Staunton, Nov 15 – For the last three years, Ukrainian officials have focused on ethnic problems in the Russian Federation in response to Moscow’s efforts to use the nationality question in Ukraine against Kyiv. Among the places the Ukrainians are most interested in is the Middle Volga and a potential corridor between it and Kazakhstan.
That attention, Vladislav Skvortsov, a Russian nationalist writer in Ukraine says, is intended to destabilize the Russian Federation by linking the republics of the Middle Volga to Central Asia, promoting the spread of Islamist radicalism, and challenging Russian control of this enormous territory (webkamerton.ru/2021/11/kiev-sozdayot-samostiynoe-povolzhe).
For more than a century, the peoples of the Middle Volga, an area activist call Idel-Ural, have sought greater autonomy or even independence from Moscow. They sought to create a republic of their own combining the six the Soviets created and hoped to extend its border to Kazakhstan by opening what has come to be known as the Orenburg corridor.
During the Russian civil war, Idel-Ural activists sought to proclaim a common republic for these nations. In World War II, Germany supported the creation of an Idel-Ural legion to fight for its liberation. And at the end of Soviet times, many in the Middle Volga believed they could achieve independence if they established a common border with Kazakhstan.
(For background on this corridor and recent Ukrainian interest in it, see jamestown.org/program/the-orenburg-corridor-and-the-future-of-the-middle-volga/, windowoneurasia2.blogspot.com/2018/11/orenburg-corridor-threatens-russia-more.html and prometheus.ngo/idel-ural-polyethnic-volcano-of-the-russian-federation/).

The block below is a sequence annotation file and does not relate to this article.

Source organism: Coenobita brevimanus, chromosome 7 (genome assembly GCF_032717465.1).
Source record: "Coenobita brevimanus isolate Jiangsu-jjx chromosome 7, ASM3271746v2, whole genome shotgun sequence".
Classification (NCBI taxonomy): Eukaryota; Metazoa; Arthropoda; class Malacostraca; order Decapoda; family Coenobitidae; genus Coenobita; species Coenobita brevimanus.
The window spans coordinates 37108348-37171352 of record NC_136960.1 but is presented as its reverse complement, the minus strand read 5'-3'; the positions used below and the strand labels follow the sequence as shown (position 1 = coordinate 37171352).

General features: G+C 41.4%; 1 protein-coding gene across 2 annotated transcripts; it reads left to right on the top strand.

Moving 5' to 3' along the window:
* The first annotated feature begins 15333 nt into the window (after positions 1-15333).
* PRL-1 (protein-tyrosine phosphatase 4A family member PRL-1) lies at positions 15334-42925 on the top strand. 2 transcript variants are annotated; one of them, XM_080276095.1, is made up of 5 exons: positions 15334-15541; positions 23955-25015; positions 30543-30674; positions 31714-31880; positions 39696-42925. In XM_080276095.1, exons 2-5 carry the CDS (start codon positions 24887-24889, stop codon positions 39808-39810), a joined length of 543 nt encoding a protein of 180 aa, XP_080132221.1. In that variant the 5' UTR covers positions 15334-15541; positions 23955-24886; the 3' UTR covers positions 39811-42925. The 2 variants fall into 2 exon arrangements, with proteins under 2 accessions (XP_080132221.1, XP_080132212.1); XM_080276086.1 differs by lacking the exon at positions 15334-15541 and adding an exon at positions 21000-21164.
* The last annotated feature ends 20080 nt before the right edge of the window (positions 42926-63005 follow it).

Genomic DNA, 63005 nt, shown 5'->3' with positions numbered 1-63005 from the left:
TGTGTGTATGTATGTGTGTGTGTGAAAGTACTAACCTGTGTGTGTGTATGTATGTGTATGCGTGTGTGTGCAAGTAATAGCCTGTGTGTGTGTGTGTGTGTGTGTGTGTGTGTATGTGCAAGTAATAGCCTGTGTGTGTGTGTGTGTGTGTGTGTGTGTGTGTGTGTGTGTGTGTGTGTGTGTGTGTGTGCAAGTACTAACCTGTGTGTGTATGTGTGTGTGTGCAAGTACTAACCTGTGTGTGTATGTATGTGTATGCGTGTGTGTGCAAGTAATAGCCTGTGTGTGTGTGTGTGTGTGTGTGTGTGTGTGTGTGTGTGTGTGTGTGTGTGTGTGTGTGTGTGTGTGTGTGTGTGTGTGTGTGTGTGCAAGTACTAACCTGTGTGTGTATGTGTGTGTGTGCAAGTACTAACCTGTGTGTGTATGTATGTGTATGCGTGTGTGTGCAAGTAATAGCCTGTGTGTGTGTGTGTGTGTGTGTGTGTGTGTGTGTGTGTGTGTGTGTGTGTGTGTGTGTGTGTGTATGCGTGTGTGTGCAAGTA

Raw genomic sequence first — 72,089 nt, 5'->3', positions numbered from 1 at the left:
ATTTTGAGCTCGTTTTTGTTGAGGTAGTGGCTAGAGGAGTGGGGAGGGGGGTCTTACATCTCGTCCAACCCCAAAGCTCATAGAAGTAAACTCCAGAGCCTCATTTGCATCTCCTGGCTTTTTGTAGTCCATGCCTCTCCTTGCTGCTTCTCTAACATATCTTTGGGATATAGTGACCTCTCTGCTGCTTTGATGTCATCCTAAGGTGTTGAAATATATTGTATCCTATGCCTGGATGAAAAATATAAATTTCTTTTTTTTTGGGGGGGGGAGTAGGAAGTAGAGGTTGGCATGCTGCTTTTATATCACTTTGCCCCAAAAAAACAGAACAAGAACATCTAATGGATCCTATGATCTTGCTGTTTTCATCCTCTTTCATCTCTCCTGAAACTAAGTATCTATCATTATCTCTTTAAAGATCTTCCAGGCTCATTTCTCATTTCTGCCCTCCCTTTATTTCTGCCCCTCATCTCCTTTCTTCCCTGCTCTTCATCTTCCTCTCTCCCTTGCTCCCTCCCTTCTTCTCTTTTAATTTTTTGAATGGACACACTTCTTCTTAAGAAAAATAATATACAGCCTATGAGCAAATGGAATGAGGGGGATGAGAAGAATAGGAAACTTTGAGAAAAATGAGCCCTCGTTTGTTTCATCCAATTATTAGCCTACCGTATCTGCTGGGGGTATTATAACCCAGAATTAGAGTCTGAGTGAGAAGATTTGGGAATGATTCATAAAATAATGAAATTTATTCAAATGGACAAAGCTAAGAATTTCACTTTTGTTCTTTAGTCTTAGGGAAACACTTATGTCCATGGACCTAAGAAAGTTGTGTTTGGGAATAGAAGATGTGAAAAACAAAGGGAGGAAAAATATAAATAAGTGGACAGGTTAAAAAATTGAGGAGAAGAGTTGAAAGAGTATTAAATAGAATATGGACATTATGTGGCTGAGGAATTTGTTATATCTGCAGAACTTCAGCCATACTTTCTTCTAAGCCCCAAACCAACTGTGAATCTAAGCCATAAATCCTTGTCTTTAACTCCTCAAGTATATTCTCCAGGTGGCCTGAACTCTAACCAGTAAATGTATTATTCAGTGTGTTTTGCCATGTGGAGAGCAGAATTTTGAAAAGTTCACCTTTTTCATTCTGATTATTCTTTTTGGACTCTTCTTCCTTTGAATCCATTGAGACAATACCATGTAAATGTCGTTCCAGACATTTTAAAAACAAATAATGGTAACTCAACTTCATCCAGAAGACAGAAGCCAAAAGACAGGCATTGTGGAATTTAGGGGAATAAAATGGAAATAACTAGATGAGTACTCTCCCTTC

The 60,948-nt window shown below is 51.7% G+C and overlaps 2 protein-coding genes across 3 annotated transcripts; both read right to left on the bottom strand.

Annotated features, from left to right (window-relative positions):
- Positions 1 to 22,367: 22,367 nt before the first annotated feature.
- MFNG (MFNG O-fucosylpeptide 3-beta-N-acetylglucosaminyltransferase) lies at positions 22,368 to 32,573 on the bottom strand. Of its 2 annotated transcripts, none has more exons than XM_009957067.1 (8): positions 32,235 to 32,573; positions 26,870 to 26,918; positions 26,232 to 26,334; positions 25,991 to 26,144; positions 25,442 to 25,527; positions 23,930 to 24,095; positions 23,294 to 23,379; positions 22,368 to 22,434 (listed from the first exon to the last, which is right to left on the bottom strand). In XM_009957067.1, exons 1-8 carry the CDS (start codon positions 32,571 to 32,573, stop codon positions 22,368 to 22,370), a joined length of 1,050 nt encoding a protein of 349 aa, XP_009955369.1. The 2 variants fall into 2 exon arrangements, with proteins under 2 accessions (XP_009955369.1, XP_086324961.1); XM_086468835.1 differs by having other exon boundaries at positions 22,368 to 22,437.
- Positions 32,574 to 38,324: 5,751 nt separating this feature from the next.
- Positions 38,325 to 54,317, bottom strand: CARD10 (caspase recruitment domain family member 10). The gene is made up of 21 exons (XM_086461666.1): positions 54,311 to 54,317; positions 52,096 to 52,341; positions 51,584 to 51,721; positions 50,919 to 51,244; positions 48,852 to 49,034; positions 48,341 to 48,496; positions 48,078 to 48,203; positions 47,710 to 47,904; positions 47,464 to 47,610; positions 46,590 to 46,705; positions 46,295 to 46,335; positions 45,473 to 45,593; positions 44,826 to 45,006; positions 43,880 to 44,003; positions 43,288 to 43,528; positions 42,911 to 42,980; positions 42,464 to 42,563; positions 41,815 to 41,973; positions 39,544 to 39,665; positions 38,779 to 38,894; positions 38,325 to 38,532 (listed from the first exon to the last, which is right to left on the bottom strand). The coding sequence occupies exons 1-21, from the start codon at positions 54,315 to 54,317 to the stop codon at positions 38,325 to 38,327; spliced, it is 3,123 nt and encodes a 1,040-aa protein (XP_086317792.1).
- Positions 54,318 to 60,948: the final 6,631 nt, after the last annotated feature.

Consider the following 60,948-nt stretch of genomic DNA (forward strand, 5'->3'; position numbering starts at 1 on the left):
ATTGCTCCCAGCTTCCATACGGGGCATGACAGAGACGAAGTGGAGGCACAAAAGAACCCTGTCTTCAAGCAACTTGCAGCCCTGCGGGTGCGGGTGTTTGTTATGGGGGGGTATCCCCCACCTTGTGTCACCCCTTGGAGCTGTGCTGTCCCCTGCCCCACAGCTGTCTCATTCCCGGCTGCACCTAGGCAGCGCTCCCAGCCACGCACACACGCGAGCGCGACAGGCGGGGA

Today, Skvortsov writes, Kyiv wants to use the idea of Idel-Ural to undermine Russian statehood not only by promoting secessionist attitudes among the peoples of the Volga-Urals region but also by spreading Islamism and Central Asian radicalism into the heart of the Russian Federation.
The Ukrainian authorities, he continues, are hosting activists from the peoples of this region, have sponsored organizations and websites to promote the transfer of Russian territory to the control of a Tatar-dominated state in the Middle Volga as a first step toward the formation of an independent Idel-Ural and the destruction of the Russian Federation.
According to Skvortsov, the Ukrainians did not come up with this project on their own. They were encouraged to do it by the United States – he mentions in particular articles by the author of these lines which have appeared in the US-based Jamestown Foundation’s Eurasian Daily Monitor.
That origin make any talk about the Orenburg corridor especially dangerous, the Russian commentator says, something Moscow must nip in the bud before it can flower and threaten the country.